Top Recent Energy Industry Stories: 12/12/2023

Here’s what Breaking Energy staff are reading at other outlets.

on December 13, 2023 at 11:58 AM
  • The New York Times investigated the troubles faced by the offshore wind energy sector in recent years, finding that the rippling impact of the COVID-19 pandemic and rising interest rates have had a significant impact on the supply chains involved in the production, transportation, and installation of wind energy infrastructure. Despite these setbacks, states across the Northeast — with access to the turbine-friendly waters of the East Coast — are continuing to push for wind power.
  • Also from the New York Times comes an examination of the viability of carbon capture, an expensive technology intended to trap and bury carbon dioxide, preventing it from reaching the atmosphere. “Carbon capture and storage definitely could be a critical technology,” said Fatih Birol, executive director of the International Energy Agency. “But the history of carbon capture to date has largely been a disappointment.”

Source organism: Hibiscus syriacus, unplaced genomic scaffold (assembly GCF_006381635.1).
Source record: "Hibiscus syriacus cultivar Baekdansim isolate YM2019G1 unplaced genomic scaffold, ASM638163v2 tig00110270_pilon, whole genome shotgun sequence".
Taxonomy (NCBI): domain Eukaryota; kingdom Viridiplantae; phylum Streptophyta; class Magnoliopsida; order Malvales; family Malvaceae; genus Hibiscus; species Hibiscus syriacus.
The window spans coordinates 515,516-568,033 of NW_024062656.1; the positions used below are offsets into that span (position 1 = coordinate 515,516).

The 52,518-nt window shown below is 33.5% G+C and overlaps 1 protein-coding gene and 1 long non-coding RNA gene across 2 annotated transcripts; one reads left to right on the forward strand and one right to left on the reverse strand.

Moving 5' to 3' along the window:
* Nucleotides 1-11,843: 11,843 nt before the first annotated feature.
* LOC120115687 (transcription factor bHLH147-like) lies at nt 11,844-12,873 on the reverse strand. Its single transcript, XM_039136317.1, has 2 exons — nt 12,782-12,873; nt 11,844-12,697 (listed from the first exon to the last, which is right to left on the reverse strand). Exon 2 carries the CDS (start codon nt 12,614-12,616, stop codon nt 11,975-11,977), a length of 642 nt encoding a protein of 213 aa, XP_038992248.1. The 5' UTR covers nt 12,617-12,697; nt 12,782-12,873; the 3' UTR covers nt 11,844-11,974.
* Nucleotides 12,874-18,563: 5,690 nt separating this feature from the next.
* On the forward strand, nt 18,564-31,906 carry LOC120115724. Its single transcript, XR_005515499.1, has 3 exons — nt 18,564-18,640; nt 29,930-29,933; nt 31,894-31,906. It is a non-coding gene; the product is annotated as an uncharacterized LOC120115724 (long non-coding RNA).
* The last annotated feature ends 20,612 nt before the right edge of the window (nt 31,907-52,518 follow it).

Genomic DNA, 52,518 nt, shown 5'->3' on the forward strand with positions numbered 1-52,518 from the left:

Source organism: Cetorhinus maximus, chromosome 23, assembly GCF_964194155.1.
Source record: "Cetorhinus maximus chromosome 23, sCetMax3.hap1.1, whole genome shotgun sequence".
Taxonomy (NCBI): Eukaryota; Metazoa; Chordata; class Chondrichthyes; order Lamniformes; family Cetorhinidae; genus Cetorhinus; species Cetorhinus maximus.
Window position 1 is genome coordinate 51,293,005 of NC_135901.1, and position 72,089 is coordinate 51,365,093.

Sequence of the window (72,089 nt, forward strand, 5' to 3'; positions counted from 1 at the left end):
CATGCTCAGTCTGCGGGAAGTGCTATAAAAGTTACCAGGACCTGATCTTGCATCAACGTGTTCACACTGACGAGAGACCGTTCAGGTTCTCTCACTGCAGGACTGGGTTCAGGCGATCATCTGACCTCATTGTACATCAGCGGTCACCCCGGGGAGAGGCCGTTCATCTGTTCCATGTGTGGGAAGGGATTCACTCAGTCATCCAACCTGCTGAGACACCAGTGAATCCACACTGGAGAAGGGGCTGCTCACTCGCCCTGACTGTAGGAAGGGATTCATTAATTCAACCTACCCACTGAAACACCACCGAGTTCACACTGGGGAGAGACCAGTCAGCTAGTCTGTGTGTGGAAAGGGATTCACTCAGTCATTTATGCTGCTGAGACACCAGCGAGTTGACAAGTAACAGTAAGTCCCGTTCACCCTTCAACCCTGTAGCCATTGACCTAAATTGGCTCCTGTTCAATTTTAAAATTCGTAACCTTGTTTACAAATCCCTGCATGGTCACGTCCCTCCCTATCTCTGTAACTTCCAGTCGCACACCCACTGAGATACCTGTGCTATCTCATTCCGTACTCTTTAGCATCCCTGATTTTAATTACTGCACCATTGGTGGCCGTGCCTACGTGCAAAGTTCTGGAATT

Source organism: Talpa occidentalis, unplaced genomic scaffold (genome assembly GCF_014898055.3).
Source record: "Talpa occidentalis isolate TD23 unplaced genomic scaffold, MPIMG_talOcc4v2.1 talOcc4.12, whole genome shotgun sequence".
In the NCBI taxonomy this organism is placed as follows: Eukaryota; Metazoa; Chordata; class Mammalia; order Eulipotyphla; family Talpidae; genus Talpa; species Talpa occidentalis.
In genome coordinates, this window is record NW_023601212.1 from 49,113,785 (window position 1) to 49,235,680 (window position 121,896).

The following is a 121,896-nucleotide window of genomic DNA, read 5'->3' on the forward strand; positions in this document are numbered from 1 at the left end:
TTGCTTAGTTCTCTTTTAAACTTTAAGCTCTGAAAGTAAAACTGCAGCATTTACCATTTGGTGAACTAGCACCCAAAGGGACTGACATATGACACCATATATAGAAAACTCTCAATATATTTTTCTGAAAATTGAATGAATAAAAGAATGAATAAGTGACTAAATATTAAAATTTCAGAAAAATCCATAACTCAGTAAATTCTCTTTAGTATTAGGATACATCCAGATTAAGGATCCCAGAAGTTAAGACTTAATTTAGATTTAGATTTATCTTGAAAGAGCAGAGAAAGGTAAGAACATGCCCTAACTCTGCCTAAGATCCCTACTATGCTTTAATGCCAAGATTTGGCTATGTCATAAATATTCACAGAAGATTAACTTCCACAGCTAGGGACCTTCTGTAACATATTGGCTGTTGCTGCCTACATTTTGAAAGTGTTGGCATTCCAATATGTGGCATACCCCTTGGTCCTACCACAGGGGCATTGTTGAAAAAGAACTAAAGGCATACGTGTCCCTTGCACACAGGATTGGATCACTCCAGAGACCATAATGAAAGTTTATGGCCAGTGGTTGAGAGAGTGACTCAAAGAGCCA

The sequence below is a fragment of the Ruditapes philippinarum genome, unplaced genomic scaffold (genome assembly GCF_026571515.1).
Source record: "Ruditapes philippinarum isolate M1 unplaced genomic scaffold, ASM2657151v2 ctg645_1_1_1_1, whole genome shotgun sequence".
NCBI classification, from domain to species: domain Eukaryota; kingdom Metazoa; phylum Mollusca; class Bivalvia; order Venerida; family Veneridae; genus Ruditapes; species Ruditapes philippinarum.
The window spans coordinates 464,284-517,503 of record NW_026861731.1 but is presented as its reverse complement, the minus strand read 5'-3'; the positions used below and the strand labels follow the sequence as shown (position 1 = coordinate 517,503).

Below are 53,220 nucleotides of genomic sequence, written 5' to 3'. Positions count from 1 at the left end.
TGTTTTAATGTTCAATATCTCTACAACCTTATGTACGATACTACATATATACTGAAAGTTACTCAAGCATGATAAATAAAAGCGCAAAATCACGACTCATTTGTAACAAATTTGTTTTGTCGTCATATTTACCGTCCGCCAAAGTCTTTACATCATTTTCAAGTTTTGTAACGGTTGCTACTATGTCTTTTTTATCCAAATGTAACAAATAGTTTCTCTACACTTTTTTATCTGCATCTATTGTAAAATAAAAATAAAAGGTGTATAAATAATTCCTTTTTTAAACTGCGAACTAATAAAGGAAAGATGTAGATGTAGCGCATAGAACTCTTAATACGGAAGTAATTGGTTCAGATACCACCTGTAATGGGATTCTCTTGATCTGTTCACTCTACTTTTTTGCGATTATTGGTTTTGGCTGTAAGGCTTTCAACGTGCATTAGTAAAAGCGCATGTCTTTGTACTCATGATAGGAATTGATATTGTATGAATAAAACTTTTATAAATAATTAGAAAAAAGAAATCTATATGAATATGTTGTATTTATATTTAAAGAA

• Trading houses that arose in the wake of reduced U.S. sanctions have begun to facilitate the sale of motor fuels and diluents necessary for oil production, Reuters reports. Venezuela itself, which has faced gasoline and diesel shortages in recent years, is prioritizing fuel imports in the run up to a presidential election in 2024. 
  • Several major companies that have made big pledges to work towards the reduction of greenhouse gasses, including insurance giant AIG, PepsiCo, and Amazon, are showing signs of wavering on those pledges, according to the Washington Post. “There is a massive credibility gap with these corporate targets,” said John Lang, project lead at Net Zero Tracker. “We need more regulation. Otherwise, the dial just will not turn.”
  • New buildings in the EU must have no emissions from fossil fuels by 2030 under a new set of rules agreed upon by members of the European Parliament, according to The Guardian. The new rules are also intended to end subsidies for oil and gas boilers by 2025. “Setting a date for ending fossil fuel heating in Europe’s buildings provides crucial clarity for consumers, and charts the path for the heating sector,” said Thomas Nowak, the head of the European Heat Pump Association.